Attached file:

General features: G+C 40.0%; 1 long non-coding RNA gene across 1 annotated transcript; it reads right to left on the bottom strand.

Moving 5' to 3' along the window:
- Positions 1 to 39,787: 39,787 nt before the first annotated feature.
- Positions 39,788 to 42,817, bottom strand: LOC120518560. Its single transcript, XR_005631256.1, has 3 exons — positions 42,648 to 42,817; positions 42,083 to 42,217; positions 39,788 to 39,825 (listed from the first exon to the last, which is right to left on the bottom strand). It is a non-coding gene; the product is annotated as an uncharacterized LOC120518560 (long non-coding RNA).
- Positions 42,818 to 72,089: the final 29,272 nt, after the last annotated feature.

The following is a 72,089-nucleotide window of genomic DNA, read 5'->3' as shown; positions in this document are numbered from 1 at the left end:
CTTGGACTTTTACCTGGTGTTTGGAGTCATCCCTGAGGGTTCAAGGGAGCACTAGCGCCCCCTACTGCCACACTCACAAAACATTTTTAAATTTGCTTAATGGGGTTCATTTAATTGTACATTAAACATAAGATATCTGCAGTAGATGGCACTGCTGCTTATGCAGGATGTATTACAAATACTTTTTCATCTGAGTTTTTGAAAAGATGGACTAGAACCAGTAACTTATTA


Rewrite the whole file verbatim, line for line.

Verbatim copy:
General features: G+C 40.0%; 1 long non-coding RNA gene across 1 annotated transcript; it reads right to left on the bottom strand.

Moving 5' to 3' along the window:
- Positions 1 to 39,787: 39,787 nt before the first annotated feature.
- Positions 39,788 to 42,817, bottom strand: LOC120518560. Its single transcript, XR_005631256.1, has 3 exons — positions 42,648 to 42,817; positions 42,083 to 42,217; positions 39,788 to 39,825 (listed from the first exon to the last, which is right to left on the bottom strand). It is a non-coding gene; the product is annotated as an uncharacterized LOC120518560 (long non-coding RNA).
- Positions 42,818 to 72,089: the final 29,272 nt, after the last annotated feature.

The following is a 72,089-nucleotide window of genomic DNA, read 5'->3' as shown; positions in this document are numbered from 1 at the left end:
CTTGGACTTTTACCTGGTGTTTGGAGTCATCCCTGAGGGTTCAAGGGAGCACTAGCGCCCCCTACTGCCACACTCACAAAACATTTTTAAATTTGCTTAATGGGGTTCATTTAATTGTACATTAAACATAAGATATCTGCAGTAGATGGCACTGCTGCTTATGCAGGATGTATTACAAATACTTTTTCATCTGAGTTTTTGAAAAGATGGACTAGAACCAGTAACTTATTA